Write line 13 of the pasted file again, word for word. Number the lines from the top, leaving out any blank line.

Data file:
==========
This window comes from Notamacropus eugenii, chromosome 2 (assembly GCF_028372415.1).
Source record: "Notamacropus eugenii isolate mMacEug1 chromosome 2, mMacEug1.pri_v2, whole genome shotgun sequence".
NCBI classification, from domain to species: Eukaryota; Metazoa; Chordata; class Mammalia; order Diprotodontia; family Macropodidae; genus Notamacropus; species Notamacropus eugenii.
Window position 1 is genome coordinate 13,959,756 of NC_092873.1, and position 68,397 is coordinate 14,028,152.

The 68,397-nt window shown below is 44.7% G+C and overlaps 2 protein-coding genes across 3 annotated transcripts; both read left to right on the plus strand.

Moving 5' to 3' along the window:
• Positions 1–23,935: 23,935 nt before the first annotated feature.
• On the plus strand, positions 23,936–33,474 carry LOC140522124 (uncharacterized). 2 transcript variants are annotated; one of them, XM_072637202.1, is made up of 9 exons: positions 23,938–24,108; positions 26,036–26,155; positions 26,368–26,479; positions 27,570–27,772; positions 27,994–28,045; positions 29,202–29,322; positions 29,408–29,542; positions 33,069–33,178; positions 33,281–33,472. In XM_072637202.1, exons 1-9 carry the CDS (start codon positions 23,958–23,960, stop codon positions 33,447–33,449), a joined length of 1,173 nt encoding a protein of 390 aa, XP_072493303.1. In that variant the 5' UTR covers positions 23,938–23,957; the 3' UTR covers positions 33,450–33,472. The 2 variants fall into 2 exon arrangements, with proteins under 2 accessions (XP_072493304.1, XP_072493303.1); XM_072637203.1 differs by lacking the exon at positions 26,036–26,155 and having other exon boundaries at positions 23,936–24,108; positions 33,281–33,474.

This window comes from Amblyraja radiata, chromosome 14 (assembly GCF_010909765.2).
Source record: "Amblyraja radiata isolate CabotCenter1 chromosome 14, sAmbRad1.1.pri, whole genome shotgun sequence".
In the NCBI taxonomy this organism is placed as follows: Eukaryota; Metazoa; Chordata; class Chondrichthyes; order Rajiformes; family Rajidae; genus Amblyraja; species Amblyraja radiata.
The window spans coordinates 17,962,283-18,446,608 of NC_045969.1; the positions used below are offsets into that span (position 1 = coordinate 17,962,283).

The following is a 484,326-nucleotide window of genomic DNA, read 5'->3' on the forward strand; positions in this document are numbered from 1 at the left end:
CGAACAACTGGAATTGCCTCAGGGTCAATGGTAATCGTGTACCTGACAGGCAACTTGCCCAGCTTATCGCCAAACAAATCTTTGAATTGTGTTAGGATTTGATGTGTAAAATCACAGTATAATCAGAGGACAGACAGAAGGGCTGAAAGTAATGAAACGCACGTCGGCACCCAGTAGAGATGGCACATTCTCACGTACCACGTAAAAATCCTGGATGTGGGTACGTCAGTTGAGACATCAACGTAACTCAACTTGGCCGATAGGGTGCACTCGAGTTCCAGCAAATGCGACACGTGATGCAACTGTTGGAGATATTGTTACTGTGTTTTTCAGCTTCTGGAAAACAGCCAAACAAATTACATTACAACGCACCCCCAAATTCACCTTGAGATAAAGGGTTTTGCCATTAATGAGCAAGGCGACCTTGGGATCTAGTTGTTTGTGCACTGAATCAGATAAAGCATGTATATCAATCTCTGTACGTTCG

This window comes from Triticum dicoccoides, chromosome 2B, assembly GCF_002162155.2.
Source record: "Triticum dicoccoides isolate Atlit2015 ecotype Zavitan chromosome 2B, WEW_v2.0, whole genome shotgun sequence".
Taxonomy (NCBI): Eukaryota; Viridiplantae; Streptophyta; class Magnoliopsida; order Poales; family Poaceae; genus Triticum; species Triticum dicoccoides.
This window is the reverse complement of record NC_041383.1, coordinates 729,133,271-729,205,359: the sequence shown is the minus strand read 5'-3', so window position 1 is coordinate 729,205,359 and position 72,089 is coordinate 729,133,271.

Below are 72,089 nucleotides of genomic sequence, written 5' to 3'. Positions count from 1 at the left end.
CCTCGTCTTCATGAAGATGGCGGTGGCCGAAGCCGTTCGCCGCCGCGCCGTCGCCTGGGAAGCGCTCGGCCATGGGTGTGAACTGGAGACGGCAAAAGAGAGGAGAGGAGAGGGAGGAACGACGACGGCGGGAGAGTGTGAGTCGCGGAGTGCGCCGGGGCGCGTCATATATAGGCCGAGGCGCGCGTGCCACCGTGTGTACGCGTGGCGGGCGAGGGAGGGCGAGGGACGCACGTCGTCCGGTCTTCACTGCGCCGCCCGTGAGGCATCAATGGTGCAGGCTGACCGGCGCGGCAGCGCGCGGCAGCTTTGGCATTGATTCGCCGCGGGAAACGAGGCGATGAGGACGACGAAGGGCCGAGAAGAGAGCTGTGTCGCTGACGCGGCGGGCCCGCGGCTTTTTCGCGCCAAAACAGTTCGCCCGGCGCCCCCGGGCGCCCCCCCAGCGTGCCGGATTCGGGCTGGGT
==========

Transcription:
The following is a 484,326-nucleotide window of genomic DNA, read 5'->3' on the forward strand; positions in this document are numbered from 1 at the left end: